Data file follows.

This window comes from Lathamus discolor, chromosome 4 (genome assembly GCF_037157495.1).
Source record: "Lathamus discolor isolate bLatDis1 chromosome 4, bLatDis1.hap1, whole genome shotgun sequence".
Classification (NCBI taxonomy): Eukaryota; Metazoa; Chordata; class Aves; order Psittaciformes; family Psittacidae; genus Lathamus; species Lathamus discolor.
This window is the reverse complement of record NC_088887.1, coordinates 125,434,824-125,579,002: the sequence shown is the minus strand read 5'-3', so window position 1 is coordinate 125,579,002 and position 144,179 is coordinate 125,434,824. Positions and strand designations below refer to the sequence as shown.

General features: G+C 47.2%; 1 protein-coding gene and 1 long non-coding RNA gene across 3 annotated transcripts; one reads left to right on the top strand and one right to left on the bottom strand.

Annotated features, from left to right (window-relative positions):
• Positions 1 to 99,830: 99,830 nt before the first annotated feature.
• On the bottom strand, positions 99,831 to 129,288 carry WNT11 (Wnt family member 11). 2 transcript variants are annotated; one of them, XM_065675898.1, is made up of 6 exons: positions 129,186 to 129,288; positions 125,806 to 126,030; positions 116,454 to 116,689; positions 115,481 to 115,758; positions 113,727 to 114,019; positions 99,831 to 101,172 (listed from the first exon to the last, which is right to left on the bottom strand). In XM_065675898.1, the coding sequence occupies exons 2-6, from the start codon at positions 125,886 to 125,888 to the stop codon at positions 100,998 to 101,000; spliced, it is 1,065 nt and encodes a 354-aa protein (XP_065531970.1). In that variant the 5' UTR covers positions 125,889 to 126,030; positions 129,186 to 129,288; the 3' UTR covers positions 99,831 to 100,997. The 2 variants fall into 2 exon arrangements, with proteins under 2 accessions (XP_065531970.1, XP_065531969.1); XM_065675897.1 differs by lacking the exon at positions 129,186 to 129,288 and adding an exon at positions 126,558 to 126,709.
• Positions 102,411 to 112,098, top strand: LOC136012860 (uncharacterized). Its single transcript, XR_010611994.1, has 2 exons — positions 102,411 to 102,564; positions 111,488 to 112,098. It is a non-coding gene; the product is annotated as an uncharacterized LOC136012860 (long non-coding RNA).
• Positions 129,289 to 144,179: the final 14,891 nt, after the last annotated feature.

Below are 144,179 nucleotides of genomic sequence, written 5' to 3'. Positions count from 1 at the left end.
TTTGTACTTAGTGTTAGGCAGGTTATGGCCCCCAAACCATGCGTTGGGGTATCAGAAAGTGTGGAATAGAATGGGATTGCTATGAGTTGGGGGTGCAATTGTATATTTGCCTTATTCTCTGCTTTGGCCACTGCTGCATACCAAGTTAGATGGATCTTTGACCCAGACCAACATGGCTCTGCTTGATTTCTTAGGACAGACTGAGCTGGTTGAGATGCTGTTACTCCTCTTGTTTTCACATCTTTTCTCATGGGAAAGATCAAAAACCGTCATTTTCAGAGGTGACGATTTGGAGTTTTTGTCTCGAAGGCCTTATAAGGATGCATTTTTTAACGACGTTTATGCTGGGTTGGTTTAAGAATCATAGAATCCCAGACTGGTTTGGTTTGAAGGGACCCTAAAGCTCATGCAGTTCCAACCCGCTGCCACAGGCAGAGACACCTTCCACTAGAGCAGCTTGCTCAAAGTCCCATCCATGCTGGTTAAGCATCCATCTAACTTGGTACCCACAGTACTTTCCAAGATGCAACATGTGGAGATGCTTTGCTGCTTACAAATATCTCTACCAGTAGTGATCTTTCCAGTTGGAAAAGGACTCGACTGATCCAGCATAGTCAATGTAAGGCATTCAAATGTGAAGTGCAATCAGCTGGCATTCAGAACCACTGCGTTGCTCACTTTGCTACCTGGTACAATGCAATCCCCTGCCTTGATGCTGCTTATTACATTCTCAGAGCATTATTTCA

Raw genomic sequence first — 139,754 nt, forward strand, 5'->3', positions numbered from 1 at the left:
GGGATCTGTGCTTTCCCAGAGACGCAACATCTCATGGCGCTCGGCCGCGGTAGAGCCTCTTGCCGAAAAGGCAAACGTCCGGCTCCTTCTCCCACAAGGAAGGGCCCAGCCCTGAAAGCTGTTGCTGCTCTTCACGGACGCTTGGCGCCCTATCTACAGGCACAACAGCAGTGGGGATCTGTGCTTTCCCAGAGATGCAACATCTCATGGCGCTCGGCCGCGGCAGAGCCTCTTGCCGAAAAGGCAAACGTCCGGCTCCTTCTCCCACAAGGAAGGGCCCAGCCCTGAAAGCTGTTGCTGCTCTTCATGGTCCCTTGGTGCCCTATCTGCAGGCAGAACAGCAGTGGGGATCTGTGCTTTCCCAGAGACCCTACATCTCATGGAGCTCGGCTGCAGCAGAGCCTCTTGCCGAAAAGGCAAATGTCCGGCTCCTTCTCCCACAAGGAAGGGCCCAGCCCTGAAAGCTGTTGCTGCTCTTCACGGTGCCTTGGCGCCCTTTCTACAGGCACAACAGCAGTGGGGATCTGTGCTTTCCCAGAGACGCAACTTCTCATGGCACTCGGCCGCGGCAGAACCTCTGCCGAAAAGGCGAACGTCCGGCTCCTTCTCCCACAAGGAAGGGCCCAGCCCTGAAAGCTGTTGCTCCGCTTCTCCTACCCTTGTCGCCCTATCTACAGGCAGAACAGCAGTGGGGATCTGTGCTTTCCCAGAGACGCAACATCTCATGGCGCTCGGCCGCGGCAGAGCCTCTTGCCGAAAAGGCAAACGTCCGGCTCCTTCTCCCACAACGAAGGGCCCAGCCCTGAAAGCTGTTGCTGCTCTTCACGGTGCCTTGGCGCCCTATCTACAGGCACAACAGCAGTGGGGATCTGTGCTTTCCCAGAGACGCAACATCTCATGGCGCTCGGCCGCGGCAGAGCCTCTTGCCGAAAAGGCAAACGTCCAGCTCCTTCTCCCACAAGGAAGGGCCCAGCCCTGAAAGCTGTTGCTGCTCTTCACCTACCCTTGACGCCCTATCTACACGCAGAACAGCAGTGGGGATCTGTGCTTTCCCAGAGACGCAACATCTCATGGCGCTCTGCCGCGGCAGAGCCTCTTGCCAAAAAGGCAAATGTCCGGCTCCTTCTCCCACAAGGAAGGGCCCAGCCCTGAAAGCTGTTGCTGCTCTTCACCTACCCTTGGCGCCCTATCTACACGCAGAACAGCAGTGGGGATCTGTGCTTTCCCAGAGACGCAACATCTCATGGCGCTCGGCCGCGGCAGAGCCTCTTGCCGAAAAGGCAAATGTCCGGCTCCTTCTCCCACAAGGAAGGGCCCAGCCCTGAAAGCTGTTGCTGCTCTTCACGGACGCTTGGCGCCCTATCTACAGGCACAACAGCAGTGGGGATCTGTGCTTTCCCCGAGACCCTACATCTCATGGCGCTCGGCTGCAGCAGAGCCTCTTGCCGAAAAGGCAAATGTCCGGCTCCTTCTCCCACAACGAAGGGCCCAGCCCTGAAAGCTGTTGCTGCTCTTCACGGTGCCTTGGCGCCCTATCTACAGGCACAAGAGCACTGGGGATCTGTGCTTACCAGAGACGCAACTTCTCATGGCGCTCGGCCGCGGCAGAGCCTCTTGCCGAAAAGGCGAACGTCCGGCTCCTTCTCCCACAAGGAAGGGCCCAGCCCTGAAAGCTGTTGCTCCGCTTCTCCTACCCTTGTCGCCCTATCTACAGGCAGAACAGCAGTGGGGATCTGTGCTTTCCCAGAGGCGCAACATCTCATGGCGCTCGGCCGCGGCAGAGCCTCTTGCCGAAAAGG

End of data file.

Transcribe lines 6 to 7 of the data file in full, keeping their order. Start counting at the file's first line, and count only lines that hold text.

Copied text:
Annotated features, from left to right (window-relative positions):
• Positions 1 to 99,830: 99,830 nt before the first annotated feature.